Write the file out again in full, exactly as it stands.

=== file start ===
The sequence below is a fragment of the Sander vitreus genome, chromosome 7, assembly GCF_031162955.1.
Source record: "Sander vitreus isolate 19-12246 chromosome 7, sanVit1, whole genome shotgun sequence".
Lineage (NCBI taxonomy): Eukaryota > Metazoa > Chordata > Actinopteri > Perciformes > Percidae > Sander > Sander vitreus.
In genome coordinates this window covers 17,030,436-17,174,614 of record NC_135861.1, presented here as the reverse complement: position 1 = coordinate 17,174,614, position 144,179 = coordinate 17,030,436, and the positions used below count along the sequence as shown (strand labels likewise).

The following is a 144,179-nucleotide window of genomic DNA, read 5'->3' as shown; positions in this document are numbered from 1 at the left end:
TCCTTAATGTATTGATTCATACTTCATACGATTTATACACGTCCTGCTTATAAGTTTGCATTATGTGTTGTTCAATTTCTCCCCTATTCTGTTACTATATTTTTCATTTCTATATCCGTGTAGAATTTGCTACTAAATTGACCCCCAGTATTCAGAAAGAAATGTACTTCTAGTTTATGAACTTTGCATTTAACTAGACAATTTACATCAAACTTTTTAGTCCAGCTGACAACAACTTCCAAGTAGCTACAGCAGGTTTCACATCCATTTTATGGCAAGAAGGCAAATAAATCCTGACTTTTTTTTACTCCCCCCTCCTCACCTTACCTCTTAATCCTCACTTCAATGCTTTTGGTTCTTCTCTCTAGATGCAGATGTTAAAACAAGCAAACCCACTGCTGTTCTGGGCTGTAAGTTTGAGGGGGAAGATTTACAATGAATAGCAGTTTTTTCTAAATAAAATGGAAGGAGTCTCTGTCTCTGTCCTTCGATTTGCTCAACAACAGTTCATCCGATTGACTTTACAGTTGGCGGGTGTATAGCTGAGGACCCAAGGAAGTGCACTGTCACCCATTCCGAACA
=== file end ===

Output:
The sequence below is a fragment of the Sander vitreus genome, chromosome 7, assembly GCF_031162955.1.
Source record: "Sander vitreus isolate 19-12246 chromosome 7, sanVit1, whole genome shotgun sequence".
Lineage (NCBI taxonomy): Eukaryota > Metazoa > Chordata > Actinopteri > Perciformes > Percidae > Sander > Sander vitreus.
In genome coordinates this window covers 17,030,436-17,174,614 of record NC_135861.1, presented here as the reverse complement: position 1 = coordinate 17,174,614, position 144,179 = coordinate 17,030,436, and the positions used below count along the sequence as shown (strand labels likewise).

The following is a 144,179-nucleotide window of genomic DNA, read 5'->3' as shown; positions in this document are numbered from 1 at the left end:
TCCTTAATGTATTGATTCATACTTCATACGATTTATACACGTCCTGCTTATAAGTTTGCATTATGTGTTGTTCAATTTCTCCCCTATTCTGTTACTATATTTTTCATTTCTATATCCGTGTAGAATTTGCTACTAAATTGACCCCCAGTATTCAGAAAGAAATGTACTTCTAGTTTATGAACTTTGCATTTAACTAGACAATTTACATCAAACTTTTTAGTCCAGCTGACAACAACTTCCAAGTAGCTACAGCAGGTTTCACATCCATTTTATGGCAAGAAGGCAAATAAATCCTGACTTTTTTTTACTCCCCCCTCCTCACCTTACCTCTTAATCCTCACTTCAATGCTTTTGGTTCTTCTCTCTAGATGCAGATGTTAAAACAAGCAAACCCACTGCTGTTCTGGGCTGTAAGTTTGAGGGGGAAGATTTACAATGAATAGCAGTTTTTTCTAAATAAAATGGAAGGAGTCTCTGTCTCTGTCCTTCGATTTGCTCAACAACAGTTCATCCGATTGACTTTACAGTTGGCGGGTGTATAGCTGAGGACCCAAGGAAGTGCACTGTCACCCATTCCGAACA